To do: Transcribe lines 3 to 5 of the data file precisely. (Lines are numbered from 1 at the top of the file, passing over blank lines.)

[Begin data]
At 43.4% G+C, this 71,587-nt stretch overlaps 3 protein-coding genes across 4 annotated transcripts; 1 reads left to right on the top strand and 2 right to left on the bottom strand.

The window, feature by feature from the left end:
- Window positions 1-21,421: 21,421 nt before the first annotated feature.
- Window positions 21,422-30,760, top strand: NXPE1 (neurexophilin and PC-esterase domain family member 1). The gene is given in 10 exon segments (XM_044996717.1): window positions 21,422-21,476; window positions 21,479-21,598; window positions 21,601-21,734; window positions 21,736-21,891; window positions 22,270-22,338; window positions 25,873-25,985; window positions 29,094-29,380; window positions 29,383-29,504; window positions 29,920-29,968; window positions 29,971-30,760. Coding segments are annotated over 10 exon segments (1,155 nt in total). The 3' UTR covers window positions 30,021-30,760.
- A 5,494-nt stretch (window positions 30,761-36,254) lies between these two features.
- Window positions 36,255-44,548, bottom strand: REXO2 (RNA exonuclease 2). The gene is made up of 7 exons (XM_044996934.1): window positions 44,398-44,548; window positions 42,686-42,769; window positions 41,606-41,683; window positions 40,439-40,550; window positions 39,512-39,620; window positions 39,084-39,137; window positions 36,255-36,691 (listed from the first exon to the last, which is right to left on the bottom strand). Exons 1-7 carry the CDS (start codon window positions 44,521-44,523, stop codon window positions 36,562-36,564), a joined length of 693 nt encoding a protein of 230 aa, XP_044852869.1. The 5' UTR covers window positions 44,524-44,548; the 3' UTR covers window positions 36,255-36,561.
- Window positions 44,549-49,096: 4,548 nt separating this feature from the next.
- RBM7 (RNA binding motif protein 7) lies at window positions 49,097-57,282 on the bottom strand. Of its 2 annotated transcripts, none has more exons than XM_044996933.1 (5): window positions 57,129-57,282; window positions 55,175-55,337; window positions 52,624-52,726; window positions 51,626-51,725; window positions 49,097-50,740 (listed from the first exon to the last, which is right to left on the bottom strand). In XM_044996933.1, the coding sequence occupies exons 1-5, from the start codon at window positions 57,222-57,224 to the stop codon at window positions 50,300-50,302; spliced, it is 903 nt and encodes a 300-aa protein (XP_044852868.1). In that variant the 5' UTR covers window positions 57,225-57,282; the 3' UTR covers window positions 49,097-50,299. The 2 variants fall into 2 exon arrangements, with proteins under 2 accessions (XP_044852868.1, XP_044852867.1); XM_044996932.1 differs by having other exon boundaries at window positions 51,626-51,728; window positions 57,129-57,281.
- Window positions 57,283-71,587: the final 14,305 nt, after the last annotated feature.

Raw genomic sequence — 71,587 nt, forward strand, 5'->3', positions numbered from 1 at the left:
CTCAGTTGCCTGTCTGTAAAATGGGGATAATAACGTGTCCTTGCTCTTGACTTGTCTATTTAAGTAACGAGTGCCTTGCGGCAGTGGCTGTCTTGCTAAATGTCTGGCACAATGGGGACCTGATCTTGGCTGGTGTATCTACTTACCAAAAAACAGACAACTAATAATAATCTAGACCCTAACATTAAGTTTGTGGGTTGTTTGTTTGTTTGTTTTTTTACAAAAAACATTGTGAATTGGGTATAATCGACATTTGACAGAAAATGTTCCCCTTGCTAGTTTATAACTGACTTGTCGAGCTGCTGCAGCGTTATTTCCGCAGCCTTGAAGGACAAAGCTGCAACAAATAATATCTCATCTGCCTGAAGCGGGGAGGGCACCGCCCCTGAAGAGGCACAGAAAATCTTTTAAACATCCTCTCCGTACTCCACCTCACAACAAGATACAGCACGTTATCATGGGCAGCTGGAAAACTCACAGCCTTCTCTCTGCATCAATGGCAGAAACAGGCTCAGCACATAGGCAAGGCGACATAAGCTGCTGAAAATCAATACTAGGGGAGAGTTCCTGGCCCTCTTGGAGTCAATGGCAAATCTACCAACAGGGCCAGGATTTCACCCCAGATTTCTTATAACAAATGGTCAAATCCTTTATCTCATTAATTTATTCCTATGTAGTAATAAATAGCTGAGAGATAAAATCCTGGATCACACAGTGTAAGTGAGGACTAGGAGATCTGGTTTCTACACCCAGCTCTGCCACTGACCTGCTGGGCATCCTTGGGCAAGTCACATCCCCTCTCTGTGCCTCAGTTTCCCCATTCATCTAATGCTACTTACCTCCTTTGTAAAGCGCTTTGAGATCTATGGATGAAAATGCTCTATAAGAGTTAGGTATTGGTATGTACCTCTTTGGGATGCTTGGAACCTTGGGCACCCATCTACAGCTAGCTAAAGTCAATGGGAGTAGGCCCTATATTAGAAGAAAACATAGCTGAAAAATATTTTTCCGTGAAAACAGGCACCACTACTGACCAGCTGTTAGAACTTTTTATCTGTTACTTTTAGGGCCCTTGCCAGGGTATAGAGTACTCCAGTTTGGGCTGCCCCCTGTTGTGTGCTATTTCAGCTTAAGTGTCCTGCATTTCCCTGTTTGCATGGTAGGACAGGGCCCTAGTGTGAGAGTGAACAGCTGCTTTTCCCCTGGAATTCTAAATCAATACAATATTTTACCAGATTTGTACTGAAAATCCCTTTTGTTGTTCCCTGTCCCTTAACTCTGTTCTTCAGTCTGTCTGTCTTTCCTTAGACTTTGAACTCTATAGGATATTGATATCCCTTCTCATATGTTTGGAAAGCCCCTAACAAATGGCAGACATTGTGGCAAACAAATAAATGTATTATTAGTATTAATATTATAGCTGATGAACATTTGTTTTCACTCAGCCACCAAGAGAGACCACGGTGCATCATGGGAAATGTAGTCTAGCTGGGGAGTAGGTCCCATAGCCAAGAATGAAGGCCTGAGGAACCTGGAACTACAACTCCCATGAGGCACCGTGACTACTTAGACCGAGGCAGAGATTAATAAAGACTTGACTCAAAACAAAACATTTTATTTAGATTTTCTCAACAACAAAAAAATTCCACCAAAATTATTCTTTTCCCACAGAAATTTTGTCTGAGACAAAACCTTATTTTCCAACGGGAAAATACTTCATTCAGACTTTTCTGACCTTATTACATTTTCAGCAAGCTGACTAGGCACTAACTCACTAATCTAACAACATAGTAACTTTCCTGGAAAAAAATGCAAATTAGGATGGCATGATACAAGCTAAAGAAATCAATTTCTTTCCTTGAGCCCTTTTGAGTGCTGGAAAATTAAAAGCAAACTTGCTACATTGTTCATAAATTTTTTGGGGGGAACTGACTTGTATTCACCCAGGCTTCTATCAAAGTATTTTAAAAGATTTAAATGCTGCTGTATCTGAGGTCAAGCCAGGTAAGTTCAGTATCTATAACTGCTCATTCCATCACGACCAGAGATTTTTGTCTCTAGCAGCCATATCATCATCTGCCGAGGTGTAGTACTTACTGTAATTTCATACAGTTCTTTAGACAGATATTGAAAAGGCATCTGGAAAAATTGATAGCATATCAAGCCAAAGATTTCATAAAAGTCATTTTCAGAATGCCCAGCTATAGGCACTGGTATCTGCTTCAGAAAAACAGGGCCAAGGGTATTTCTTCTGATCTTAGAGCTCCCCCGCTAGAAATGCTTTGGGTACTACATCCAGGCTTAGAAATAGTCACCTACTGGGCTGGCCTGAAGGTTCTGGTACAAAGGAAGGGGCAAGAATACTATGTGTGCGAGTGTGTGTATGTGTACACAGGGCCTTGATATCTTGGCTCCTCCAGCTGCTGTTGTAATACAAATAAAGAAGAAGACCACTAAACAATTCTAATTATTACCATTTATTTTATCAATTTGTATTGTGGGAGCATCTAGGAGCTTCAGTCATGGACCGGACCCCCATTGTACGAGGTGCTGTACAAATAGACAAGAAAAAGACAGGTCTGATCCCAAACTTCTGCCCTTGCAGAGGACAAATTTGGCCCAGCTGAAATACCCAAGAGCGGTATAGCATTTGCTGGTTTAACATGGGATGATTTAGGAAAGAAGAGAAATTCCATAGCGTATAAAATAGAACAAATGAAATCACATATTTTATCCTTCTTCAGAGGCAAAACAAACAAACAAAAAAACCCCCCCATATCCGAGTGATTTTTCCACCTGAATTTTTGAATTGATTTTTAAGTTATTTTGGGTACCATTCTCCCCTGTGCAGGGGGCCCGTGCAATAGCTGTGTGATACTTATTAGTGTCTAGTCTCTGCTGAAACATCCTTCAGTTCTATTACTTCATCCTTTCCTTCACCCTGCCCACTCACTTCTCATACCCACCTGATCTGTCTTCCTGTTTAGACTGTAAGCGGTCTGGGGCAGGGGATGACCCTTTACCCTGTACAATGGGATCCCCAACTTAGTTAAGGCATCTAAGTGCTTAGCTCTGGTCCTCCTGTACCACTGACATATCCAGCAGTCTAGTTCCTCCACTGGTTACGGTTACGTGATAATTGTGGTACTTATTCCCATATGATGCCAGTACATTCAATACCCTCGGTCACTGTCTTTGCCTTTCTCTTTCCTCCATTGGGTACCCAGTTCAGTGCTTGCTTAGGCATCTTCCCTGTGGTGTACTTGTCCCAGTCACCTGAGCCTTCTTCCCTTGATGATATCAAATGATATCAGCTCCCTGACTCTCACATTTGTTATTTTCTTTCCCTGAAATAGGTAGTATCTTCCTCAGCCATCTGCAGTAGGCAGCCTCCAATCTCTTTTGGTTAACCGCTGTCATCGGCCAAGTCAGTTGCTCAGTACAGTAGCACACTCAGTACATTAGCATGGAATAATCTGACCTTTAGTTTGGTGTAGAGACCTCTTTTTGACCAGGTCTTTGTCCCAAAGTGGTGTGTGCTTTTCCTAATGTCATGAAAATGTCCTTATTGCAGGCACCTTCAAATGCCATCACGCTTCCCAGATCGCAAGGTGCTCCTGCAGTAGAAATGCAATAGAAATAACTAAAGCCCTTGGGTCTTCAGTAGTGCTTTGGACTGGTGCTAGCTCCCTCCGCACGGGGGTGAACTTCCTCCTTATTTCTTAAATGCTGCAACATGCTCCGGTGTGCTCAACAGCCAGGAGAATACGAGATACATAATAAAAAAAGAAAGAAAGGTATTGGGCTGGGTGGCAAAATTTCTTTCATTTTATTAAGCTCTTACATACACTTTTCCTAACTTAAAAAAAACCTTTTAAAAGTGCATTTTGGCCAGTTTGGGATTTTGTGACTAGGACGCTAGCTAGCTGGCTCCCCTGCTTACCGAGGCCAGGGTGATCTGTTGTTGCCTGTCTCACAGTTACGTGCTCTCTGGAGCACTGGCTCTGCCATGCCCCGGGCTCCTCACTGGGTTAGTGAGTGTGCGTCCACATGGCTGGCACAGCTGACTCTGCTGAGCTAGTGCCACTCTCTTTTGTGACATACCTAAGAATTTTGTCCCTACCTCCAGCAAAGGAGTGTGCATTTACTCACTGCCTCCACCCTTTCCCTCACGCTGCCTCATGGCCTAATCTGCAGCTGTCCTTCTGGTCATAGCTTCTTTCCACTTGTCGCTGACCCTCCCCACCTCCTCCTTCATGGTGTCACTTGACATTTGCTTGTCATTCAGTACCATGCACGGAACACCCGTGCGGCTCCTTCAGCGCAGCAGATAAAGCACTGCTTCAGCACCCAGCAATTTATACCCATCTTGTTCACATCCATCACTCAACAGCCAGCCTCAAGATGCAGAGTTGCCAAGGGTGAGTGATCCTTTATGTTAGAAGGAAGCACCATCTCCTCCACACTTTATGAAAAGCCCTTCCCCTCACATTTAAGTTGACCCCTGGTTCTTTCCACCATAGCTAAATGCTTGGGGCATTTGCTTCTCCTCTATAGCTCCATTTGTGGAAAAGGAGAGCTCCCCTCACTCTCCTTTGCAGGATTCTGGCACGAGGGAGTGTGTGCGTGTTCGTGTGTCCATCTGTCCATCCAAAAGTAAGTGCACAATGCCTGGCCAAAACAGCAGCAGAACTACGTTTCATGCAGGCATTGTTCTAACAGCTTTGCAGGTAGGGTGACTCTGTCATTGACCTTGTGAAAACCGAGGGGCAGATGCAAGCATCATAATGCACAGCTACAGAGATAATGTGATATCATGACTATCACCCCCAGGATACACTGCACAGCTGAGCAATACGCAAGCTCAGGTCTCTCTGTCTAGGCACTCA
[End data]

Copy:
- Window positions 1-21,421: 21,421 nt before the first annotated feature.
- Window positions 21,422-30,760, top strand: NXPE1 (neurexophilin and PC-esterase domain family member 1). The gene is given in 10 exon segments (XM_044996717.1): window positions 21,422-21,476; window positions 21,479-21,598; window positions 21,601-21,734; window positions 21,736-21,891; window positions 22,270-22,338; window positions 25,873-25,985; window positions 29,094-29,380; window positions 29,383-29,504; window positions 29,920-29,968; window positions 29,971-30,760. Coding segments are annotated over 10 exon segments (1,155 nt in total). The 3' UTR covers window positions 30,021-30,760.
- A 5,494-nt stretch (window positions 30,761-36,254) lies between these two features.